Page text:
Float Test Photo Analysis

Ayamarans

Hatching
Nov 9, 2021
2
1
6
These eggs are 22 days old. 2 hatched from this batch yesterday. There have been temp and humidity fluctuations. Not over 102 and not under 91. For no more than 3 hours either. I sense that there is nothing about to hatch out of these though so I tried floating them. They seem to be more out of the water than is considered viable. No wobble detected. This is concerning because two eggs that were in a seperate incubator during the volatile temp and humidity of the lockdown incubator did wobble (not pictured but did seem to be sitting lower in the water… less boyant) those said two eggs shared incubation the rest of the time but where kept out of the new to me incubator I started lockdown in. Also, I candled and saw veins/vessels still in some….the veins would detach and float to the perimeter of the air cell if not viable, correct?
I’m not sure, any thoughts??
(yes, water was warm, no pips, and not in for more than a minute)
91936796-1C89-4568-A72D-8F12E066B0D7.jpeg
8A455455-D688-4F20-9160-EC25EBF08016.jpeg
 
Last edited:

HumbleAmerican

Songster
Nov 3, 2021
339
1,275
138
To my knowledge float testing eggs after incubating them isn't a way to test viability. It just cold soaks the poor egg possibly soaking in bacteria to inside of egg shell.

On over due eggs I've taken a good egg light and looked for movement or tell tale signs of life. Then I'll pick one that I might thing is OK and use a needle to open a hole at air sack end. Have a look and if still viable, masking tape the hole and replace into incubator.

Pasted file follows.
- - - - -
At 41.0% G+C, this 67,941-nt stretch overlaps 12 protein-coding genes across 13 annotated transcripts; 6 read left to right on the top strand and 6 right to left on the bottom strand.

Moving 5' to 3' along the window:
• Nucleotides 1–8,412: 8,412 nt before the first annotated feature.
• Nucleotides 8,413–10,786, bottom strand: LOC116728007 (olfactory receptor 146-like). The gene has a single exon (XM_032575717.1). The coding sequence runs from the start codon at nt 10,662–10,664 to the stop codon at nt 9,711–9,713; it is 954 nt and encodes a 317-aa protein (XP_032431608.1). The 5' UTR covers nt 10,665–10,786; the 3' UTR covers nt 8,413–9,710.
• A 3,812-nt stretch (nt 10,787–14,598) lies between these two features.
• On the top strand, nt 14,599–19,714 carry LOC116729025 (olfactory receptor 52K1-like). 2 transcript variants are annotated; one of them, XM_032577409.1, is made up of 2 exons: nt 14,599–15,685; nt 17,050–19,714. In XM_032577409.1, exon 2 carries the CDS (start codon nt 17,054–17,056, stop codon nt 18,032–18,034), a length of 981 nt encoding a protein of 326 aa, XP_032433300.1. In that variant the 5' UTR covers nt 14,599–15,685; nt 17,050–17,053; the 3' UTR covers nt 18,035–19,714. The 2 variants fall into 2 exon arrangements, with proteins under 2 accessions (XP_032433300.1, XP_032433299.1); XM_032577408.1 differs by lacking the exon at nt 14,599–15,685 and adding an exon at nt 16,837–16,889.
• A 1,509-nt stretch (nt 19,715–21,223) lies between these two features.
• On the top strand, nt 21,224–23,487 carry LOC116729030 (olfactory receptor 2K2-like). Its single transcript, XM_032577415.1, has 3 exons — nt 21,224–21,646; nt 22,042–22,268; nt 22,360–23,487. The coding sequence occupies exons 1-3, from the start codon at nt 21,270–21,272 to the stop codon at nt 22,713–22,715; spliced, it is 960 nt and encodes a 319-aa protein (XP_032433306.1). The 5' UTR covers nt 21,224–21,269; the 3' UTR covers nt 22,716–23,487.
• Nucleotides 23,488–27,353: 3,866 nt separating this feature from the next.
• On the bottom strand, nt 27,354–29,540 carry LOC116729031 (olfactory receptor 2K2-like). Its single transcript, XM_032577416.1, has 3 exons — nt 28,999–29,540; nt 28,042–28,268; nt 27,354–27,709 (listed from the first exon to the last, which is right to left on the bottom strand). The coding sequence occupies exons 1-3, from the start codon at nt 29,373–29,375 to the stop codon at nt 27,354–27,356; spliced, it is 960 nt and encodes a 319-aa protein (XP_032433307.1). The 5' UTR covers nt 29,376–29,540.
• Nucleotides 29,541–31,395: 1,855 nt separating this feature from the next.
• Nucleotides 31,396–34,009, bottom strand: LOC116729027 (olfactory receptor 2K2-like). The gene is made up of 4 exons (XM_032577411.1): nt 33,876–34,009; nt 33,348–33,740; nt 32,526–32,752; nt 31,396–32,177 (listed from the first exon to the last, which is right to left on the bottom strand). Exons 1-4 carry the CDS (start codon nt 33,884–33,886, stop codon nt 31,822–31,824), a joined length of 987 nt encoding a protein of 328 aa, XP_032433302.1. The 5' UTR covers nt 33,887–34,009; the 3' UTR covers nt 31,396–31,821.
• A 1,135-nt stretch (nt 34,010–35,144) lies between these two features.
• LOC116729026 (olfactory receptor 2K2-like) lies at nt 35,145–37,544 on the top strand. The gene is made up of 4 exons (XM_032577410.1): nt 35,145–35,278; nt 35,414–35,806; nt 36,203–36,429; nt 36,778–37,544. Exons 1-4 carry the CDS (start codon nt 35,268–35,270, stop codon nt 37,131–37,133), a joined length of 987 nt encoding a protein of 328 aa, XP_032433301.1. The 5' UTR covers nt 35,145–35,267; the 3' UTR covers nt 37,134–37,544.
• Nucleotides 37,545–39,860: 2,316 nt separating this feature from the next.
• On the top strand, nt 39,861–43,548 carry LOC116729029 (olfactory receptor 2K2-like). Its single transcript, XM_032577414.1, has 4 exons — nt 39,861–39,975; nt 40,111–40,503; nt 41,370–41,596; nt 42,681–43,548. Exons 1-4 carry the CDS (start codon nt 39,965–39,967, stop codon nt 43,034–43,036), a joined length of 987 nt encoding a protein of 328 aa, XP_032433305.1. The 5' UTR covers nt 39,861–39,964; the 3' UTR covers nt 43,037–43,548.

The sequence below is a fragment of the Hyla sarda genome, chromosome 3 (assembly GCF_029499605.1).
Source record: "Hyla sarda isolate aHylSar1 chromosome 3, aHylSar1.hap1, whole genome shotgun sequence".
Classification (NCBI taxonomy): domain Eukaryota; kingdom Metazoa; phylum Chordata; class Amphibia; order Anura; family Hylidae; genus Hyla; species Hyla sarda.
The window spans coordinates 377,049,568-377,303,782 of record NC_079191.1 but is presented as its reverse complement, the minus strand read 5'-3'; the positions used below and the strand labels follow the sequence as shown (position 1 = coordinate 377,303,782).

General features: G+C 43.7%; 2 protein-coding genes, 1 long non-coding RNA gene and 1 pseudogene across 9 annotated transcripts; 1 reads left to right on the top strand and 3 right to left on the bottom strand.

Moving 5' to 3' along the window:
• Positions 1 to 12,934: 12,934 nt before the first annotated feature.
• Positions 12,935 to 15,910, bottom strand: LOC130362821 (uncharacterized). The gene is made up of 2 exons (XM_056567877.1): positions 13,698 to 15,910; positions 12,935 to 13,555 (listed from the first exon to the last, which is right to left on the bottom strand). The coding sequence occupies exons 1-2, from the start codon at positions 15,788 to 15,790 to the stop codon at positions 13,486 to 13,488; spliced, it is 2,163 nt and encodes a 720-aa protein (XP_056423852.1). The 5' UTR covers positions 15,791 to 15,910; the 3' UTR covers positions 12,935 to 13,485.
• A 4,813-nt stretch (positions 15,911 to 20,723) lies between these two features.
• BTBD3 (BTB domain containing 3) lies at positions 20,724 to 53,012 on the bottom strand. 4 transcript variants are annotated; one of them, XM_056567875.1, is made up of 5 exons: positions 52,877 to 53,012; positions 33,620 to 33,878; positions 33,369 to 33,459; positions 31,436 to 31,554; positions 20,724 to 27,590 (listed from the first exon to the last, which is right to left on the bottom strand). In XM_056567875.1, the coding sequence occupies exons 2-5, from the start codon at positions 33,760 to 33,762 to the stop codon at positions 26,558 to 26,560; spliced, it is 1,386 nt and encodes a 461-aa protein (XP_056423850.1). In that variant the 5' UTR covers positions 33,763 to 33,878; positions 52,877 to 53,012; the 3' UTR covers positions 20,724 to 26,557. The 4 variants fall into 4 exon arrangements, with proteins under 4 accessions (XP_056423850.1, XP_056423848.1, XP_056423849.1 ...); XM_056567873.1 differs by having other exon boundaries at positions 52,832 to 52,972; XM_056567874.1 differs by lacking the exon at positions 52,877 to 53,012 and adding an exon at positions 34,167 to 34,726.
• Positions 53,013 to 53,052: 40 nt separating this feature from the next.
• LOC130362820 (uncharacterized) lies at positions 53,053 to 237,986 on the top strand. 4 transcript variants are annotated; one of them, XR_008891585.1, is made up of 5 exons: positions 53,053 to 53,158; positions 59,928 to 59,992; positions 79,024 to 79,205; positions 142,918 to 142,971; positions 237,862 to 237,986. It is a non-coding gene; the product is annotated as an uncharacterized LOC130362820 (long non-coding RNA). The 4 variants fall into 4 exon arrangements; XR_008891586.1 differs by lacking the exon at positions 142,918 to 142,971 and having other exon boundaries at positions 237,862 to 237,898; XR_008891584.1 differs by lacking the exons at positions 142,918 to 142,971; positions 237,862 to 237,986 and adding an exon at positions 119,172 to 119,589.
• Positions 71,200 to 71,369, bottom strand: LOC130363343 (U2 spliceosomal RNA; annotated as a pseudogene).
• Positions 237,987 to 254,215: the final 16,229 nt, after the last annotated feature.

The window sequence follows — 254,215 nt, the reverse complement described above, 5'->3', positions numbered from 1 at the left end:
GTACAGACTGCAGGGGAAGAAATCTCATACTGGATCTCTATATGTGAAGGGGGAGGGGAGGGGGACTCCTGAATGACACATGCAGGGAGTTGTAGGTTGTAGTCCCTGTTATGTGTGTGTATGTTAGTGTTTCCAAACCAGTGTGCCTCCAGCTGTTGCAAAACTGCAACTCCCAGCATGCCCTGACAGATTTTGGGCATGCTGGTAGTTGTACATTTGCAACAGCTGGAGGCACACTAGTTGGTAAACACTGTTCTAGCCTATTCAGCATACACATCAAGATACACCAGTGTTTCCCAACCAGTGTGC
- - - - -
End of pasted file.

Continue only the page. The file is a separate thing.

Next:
I've had a 42 egg 'bator on the shelf for a few years now. I have been lucky enough to raise all I can handle under broody hens. One point I had 5. Sold 4 of them with chicks.... and the day they left I had another go broody on me. 2 broody hens is more than enough.
 

Ayamarans

Hatching
Nov 9, 2021
2
1
6
To my knowledge float testing eggs after incubating them isn't a way to test viability. It just cold soaks the poor egg possibly soaking in bacteria to inside of egg shell.

On over due eggs I've taken a good egg light and looked for movement or tell tale signs of life. Then I'll pick one that I might thing is OK and use a needle to open a hole at air sack end. Have a look and if still viable, masking tape the hole and replace into incubator.

I've had a 42 egg 'bator on the shelf for a few years now. I have been lucky enough to raise all I can handle under broody hens. One point I had 5. Sold 4 of them with chicks.... and the day they left I had another go broody on me. 2 broody hens is more than enough.
Yesterday I opened all but the two aforementioned and found nothing living. I had been candeling and the slight shapes were always in the same place and zero movement so I guess the float test was last ditch effort. So bummed. One of the two eggs hatched and the other was also gone like the others. Three healthy (hopefully) survivors.
 

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